Last we heard, the new owners of the enormous and historic Broadway Trade Center, just off Broadway at Hill and Eighth, were hoping to snag one major tenant (Apple?) and turn the building into a tech campus, but now it seems like that plan has mingled with earlier ones proposing a hotel and retail to create a sort of super-fancy, super-elaborate, multi-use complex in the Trade Center's 1.1 million square feet of space. Waterbridge Capital, which bought the BTC last year for around $130 million, is envisioning a mix of about a dozen uses, including a hotel, a food hall, 500,000 square feet of office space, and 200,000 square feet of luxury retail (Louis Vuitton and Tiffany's are name-dropped), says the LA Times. We're not sure who wants to buy an actual Louis Vuitton in Downtown (knock-offs are another story), but maybe if you build it, they will come?
Waterbridge hope the new BTC, originally opened in 1908, will also house a 200-room hotel, "a health club, two swimming pools, a community park, an urban farm and a luxury spa with a Turkish bath." Central to this incredible-sounding complex will be a two-story, "great, sexy food hall-market", says Robert Cohen, the president of RKF, which is in charge of leasing out the retail space. The rooftop will have bars, restaurants, and decks.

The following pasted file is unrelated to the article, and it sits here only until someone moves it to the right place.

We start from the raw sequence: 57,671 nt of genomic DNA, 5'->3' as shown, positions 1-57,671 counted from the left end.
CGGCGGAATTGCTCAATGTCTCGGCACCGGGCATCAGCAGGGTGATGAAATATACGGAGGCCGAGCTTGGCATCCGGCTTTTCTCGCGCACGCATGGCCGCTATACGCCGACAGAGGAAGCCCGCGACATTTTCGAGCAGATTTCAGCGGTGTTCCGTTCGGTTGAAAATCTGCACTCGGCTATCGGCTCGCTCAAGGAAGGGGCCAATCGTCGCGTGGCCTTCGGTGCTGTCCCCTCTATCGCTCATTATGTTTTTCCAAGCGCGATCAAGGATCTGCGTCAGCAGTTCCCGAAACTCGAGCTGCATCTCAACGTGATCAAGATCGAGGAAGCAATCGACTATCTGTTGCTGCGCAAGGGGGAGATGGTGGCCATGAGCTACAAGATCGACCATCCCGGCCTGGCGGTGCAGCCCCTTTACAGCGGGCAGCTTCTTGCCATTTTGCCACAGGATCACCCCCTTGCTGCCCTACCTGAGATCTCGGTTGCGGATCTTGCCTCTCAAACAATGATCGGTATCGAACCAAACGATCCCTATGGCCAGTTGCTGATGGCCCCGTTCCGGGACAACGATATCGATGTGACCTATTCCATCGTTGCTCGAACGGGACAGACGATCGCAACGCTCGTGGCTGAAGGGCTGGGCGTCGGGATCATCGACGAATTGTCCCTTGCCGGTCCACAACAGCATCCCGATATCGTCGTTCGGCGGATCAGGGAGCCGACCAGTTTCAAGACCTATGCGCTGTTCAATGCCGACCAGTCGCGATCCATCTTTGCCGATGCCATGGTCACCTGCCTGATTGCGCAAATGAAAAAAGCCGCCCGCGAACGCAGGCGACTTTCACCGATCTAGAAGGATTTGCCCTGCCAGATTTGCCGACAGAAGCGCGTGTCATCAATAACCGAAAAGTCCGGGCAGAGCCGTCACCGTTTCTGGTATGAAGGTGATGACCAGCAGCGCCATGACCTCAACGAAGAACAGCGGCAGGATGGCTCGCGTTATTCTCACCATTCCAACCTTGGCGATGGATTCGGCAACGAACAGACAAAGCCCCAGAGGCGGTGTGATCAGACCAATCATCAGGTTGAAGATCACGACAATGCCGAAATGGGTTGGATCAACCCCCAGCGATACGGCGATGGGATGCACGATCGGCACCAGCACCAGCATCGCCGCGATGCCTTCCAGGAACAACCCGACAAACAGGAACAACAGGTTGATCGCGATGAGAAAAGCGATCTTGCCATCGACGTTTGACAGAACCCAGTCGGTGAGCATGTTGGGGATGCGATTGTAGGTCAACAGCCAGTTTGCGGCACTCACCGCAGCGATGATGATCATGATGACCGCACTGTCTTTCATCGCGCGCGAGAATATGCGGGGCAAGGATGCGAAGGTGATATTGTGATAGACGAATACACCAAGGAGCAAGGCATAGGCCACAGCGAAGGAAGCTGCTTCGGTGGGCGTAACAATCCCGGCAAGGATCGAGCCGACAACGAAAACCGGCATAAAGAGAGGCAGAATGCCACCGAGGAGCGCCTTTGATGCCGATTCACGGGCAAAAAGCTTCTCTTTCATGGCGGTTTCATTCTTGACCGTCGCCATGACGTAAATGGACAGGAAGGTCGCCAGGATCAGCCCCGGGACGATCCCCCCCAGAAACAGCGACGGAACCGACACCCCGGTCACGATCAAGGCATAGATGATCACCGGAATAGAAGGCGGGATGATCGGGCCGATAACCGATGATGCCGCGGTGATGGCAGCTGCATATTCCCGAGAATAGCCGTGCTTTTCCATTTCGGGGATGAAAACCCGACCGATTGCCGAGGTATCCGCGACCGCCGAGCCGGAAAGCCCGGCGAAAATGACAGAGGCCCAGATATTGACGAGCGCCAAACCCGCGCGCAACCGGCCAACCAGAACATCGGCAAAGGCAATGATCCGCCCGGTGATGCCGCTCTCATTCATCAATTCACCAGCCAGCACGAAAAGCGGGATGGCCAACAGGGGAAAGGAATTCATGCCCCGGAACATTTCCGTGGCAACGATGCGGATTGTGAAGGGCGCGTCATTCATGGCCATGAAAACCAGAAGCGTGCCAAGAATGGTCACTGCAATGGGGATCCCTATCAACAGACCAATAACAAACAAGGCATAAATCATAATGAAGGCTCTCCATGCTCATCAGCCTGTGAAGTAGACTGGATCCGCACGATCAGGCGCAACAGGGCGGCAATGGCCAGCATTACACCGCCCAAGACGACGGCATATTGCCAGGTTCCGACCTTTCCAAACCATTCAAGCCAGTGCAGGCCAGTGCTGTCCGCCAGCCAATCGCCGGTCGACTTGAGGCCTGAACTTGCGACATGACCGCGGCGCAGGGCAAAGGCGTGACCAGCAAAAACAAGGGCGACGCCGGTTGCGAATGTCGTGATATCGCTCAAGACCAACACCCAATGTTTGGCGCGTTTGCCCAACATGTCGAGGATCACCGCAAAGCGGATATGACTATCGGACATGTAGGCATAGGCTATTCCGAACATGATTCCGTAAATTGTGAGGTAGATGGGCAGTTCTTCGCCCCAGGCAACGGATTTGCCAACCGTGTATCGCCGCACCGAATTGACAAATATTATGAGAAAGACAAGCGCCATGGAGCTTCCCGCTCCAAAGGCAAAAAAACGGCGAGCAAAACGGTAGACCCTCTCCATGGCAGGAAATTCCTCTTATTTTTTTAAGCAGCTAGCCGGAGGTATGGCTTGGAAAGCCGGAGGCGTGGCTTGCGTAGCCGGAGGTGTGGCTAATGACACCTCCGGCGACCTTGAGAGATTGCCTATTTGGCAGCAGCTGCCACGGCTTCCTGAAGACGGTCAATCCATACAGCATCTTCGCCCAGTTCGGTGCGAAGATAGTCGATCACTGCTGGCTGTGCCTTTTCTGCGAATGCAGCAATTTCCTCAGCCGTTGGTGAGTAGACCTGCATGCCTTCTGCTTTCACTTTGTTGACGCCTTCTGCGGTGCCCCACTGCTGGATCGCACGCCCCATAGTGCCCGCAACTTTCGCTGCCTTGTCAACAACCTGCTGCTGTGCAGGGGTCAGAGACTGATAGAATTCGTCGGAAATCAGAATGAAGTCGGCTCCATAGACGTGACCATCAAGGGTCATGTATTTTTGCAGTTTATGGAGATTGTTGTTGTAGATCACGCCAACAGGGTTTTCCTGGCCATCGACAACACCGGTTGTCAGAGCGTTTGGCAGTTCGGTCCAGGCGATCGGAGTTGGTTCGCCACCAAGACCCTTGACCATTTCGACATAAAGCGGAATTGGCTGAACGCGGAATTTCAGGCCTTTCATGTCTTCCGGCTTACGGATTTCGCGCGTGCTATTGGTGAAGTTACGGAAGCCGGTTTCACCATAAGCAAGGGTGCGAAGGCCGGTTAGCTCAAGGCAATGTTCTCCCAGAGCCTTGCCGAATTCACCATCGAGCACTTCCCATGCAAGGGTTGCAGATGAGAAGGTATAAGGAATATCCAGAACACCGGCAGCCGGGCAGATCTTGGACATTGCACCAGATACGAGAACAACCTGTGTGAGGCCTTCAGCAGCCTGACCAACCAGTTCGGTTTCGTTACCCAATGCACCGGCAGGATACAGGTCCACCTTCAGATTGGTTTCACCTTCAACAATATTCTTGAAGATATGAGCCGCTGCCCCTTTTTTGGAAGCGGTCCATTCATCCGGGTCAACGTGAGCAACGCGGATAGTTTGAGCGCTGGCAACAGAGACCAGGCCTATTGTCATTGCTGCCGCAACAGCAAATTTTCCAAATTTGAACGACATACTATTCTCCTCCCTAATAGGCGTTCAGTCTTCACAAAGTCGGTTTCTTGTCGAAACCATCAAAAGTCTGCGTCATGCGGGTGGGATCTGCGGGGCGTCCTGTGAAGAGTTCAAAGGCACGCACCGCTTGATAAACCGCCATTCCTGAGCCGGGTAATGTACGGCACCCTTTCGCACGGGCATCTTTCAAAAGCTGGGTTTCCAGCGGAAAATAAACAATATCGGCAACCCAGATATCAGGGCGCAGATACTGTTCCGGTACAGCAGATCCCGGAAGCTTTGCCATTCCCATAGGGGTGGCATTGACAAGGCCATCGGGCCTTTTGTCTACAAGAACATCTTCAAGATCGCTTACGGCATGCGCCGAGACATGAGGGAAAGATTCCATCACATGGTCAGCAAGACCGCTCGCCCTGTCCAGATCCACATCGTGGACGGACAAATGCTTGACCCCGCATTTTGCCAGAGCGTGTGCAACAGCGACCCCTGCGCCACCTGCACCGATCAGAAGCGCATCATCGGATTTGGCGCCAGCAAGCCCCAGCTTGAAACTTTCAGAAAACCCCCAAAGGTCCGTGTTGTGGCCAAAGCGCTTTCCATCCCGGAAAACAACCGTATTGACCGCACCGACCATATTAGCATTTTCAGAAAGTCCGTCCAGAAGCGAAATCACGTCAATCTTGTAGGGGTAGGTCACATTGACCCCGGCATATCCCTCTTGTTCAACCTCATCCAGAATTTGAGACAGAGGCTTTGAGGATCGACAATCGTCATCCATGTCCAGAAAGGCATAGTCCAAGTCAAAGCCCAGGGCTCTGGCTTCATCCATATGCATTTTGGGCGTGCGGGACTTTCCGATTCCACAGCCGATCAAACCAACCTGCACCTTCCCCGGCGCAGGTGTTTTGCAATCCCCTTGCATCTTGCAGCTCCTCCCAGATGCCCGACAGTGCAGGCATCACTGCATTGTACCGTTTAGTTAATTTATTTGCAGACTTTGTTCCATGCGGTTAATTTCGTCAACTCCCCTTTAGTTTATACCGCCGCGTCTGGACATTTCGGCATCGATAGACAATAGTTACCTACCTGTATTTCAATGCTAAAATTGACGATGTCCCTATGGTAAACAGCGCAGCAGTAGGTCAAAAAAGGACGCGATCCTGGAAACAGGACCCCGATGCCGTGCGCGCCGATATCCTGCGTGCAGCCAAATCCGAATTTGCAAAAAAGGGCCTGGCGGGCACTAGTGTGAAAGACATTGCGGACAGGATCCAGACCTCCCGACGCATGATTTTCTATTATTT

Cohen compares Broadway now to SoHo in the '80s, when the New York neighborhood shifted from gritty to "desirable" for the kind of person who wants to live in a fancy loft. "You still had to look over your shoulder, but you knew something cool was coming and you weren't going to be able to stop it," he says. Come on guys, there's an Ace Hotel and super-expensive jeans a couple of blocks away. Is it really all that dodgy still?
Apparently. The chief executive of Waterbridge Capital, Joel Schreiber, is hoping that combining pretty much every possible use under the sun inside one lovely, adaptively-reused old building will be just what this on-the-cusp street needs to turn itself around. "'We can create a lot of value and help change the neighborhood,' Schreiber said, helping it evolve as an area where residents and visitors fill the sidewalks at all hours." Sorry to everyone who's been hanging out on Broadway, including the thousands of people who were out last weekend for its big comeback celebration—you apparently do not exist.
Anyway, the huge variety of uses is nothing new for the Broadway Trade Center. It's housed all sorts of tenants, from the Los Angeles Public Library to a May Company and a Hamburger department store to a 1,000-seat theater.
· L.A.'s Broadway poised for a major revival [LAT]
· Huge Broadway Trade Center Getting Mixed-Use Makeover [Curbed LA]